He said he saw bike accidents on the city's streets all the time- some more severe than others. And while the average risk for a cyclist to get hurt is relatively low- especially when compared to accidents in cars or even pedestrian who get bit by a car- there's no doubt-helmets reduce the chance serious injury in a bike crash, or even a simple fall like my incident.

Once healed, before I stepped back onto my wonderful bike and the adventure waiting on the city streets, I went out and found a helmet.

The fact is- I just lost my footing- and guess what- so could any of the thousands of other New York City residents who are discovering that this fast, clean, healthy way to get around our city is the most efficient, exhilarating and fun way to travel. Wearing a helmet doesn't make cycling seem dangerous- and if your worried about your looks like I can be-rest assured- you can fix your hair in a bathroom at your destination. The truth is- Helmets help those of us who wear them look a little bit smarter.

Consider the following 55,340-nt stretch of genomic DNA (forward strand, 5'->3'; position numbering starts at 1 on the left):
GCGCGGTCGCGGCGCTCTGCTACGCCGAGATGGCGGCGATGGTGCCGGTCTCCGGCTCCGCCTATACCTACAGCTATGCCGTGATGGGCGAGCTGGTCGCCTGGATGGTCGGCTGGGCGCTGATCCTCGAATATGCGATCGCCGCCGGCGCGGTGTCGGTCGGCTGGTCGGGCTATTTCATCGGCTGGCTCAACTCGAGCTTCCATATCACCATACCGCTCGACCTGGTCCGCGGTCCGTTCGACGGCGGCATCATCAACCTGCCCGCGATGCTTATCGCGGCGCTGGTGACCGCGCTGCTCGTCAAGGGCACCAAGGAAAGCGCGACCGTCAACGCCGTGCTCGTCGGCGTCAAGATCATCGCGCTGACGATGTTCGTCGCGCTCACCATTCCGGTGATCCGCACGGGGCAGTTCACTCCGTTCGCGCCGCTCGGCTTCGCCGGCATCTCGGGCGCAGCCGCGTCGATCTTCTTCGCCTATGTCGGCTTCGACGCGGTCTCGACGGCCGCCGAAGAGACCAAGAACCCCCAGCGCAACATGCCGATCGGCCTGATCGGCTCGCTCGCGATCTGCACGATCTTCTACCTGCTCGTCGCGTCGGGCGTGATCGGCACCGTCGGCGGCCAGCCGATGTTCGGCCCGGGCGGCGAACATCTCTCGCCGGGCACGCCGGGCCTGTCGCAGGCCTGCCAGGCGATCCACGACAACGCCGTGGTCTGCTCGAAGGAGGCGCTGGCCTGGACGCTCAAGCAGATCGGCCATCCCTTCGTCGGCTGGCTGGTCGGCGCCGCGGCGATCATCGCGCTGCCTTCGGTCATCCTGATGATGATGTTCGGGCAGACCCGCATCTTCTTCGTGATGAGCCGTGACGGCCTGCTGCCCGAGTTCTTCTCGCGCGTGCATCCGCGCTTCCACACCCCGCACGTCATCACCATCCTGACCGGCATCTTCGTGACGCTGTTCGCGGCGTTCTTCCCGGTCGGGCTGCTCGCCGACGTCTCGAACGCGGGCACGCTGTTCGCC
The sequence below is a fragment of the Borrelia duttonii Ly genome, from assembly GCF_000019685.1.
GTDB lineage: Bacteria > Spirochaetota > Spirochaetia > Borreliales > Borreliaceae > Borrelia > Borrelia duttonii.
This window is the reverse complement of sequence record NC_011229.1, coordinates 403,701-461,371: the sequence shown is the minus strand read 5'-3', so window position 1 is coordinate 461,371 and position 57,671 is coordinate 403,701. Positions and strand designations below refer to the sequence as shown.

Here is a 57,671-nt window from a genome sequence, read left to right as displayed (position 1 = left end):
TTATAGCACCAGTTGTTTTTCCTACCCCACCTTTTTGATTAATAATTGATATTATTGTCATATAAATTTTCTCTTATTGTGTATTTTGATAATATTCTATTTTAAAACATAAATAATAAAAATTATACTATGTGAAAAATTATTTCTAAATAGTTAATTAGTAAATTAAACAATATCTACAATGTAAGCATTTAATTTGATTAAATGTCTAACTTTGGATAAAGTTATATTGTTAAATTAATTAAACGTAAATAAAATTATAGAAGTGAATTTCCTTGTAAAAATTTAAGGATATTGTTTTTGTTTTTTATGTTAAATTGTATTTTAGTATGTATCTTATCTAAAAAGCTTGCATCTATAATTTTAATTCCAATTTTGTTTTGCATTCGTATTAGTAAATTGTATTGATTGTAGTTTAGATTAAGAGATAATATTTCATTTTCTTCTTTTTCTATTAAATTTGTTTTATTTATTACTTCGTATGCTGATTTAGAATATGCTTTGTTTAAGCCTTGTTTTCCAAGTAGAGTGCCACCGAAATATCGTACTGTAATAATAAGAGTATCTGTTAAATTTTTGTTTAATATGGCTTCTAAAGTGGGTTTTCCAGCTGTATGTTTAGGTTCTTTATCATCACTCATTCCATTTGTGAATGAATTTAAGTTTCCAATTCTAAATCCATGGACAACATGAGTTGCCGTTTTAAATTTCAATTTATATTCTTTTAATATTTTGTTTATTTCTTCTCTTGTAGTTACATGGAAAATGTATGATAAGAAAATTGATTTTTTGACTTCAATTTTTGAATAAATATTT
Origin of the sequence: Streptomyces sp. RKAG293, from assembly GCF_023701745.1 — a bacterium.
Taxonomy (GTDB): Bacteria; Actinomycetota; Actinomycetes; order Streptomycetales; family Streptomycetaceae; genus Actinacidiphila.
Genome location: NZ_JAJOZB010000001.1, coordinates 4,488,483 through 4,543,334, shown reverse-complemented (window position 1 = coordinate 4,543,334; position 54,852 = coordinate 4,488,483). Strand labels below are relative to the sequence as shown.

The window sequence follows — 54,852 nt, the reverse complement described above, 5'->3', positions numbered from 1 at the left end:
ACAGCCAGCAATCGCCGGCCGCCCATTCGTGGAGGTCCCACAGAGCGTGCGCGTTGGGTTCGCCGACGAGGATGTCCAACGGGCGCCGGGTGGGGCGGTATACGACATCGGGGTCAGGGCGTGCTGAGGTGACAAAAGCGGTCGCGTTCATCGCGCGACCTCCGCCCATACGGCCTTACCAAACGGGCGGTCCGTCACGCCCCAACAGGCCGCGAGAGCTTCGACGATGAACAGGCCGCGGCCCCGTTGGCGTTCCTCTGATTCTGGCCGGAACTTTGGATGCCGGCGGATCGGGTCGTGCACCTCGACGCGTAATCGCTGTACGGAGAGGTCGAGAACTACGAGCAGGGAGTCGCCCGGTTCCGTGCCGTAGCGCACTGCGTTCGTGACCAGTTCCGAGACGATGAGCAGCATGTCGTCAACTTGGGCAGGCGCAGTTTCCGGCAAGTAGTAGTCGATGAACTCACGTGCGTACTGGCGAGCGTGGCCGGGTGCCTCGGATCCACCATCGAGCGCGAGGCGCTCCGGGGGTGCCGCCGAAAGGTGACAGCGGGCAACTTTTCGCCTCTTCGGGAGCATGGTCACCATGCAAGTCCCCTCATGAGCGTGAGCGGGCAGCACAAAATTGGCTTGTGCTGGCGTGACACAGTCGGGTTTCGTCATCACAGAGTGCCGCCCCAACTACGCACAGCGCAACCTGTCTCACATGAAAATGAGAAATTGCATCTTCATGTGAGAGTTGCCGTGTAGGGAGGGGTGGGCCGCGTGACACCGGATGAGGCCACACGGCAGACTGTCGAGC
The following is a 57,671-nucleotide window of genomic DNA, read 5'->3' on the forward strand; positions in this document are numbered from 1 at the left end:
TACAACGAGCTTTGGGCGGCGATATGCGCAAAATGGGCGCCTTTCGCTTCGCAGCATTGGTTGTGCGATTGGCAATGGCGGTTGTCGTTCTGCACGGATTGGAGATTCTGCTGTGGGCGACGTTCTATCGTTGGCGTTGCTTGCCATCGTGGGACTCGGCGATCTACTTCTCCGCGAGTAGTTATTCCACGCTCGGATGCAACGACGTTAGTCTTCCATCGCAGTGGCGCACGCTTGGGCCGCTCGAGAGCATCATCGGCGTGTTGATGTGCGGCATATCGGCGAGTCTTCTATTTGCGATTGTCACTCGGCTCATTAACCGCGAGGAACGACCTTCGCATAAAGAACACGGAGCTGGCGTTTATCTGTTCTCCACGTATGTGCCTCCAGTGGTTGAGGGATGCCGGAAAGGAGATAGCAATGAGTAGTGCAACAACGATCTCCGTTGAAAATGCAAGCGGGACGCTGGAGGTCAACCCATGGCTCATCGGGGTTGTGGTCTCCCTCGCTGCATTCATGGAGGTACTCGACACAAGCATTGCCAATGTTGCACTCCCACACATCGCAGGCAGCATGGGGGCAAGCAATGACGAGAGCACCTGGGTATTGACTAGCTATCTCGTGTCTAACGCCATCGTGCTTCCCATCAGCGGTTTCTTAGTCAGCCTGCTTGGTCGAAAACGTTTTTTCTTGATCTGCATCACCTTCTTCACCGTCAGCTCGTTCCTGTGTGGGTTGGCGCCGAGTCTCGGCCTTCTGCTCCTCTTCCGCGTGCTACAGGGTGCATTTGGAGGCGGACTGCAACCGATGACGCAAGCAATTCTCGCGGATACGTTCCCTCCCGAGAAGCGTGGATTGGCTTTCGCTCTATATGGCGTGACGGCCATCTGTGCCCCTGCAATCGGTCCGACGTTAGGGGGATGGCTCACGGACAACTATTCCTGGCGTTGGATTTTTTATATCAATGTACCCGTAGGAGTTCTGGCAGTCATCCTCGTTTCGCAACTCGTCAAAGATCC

Thursday, September 20, 2012

Why the NYC bike share is Delayed

From GOTHAM GAZETTE NEW YORK — The firm picked by the city to run what is meant to be the nation's largest bicycle share program has been dogged by questions about how it got a contract to run a similar system in Chicago, while its partner is being sued by a key software developer. City officials announced last week that the much-anticipated bike share program would be delayed from its expected roll-out this summer to March 2013. Mayor Michael Bloomberg blamed the system’s software. “The software doesn’t work. Duh,” Bloomberg said on his radio show. “We’re not going to put it out until it does work.” There may be a good reason why the software doesn’t work: It’s unfinished. According to the city official in charge of the recently launched bike share program in Chattanooga, Tenn., which uses the same platform, the software is undergoing “ongoing development.” "There's still work to be done — features to be added — and that's where we are at the current time," said Philip Pugliese, of Bike Chattanooga. Link to full story

Saturday, August 04, 2012


BY Cody Lyon | Friday, August 3 2012 (from TECH PRESIDENT- PERSONALDEMOCRACY.COM Exclusively for Personal Democracy Plus subscribers: Joshua Boschee is an openly gay candidate for public office in a socially conservative state, but observers say he's got a real shot at becoming one of Fargo, North Dakota's next representatives in the state legislature. Boschee's home state of North Dakota has, according to one study, the lowest proportion of same-sex couples in the United States. It's a conservative state, although "conservative" means something different in the only state in the Union with a state-owned bank and a state-owned grain mill and elevator. LINK TO FULL STORY

Share your ride; Make some Cash- story from BIZJOURNALS.